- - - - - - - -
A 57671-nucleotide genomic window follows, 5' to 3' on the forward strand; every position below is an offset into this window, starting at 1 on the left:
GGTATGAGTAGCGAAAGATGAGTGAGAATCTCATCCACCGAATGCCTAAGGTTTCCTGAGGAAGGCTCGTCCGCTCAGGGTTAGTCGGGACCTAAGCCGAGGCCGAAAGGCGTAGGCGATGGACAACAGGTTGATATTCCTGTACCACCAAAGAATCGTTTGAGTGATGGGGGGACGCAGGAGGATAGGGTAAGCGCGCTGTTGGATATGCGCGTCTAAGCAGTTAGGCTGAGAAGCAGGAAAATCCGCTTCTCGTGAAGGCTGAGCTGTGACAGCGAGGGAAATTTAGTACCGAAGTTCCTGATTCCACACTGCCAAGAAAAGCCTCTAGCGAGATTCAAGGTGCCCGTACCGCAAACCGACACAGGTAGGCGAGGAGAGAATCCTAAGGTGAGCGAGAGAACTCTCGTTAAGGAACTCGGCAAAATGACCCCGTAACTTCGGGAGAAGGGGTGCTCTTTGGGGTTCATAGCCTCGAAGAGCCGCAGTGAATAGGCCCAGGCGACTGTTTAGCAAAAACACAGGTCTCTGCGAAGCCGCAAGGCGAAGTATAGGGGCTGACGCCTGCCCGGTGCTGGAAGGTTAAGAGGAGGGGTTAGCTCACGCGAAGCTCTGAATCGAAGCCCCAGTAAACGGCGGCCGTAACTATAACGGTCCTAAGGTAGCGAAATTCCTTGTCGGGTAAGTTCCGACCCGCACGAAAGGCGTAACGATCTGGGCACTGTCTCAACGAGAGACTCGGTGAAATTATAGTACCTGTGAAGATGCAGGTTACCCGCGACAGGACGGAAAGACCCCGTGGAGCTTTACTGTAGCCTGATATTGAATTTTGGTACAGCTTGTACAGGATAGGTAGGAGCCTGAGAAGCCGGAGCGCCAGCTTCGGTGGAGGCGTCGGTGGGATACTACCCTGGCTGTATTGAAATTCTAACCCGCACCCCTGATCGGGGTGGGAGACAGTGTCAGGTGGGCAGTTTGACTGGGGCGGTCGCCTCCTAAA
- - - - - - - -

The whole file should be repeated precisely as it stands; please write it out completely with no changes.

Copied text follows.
A 57671-nucleotide genomic window follows, 5' to 3' on the forward strand; every position below is an offset into this window, starting at 1 on the left:
GGTATGAGTAGCGAAAGATGAGTGAGAATCTCATCCACCGAATGCCTAAGGTTTCCTGAGGAAGGCTCGTCCGCTCAGGGTTAGTCGGGACCTAAGCCGAGGCCGAAAGGCGTAGGCGATGGACAACAGGTTGATATTCCTGTACCACCAAAGAATCGTTTGAGTGATGGGGGGACGCAGGAGGATAGGGTAAGCGCGCTGTTGGATATGCGCGTCTAAGCAGTTAGGCTGAGAAGCAGGAAAATCCGCTTCTCGTGAAGGCTGAGCTGTGACAGCGAGGGAAATTTAGTACCGAAGTTCCTGATTCCACACTGCCAAGAAAAGCCTCTAGCGAGATTCAAGGTGCCCGTACCGCAAACCGACACAGGTAGGCGAGGAGAGAATCCTAAGGTGAGCGAGAGAACTCTCGTTAAGGAACTCGGCAAAATGACCCCGTAACTTCGGGAGAAGGGGTGCTCTTTGGGGTTCATAGCCTCGAAGAGCCGCAGTGAATAGGCCCAGGCGACTGTTTAGCAAAAACACAGGTCTCTGCGAAGCCGCAAGGCGAAGTATAGGGGCTGACGCCTGCCCGGTGCTGGAAGGTTAAGAGGAGGGGTTAGCTCACGCGAAGCTCTGAATCGAAGCCCCAGTAAACGGCGGCCGTAACTATAACGGTCCTAAGGTAGCGAAATTCCTTGTCGGGTAAGTTCCGACCCGCACGAAAGGCGTAACGATCTGGGCACTGTCTCAACGAGAGACTCGGTGAAATTATAGTACCTGTGAAGATGCAGGTTACCCGCGACAGGACGGAAAGACCCCGTGGAGCTTTACTGTAGCCTGATATTGAATTTTGGTACAGCTTGTACAGGATAGGTAGGAGCCTGAGAAGCCGGAGCGCCAGCTTCGGTGGAGGCGTCGGTGGGATACTACCCTGGCTGTATTGAAATTCTAACCCGCACCCCTGATCGGGGTGGGAGACAGTGTCAGGTGGGCAGTTTGACTGGGGCGGTCGCCTCCTAAA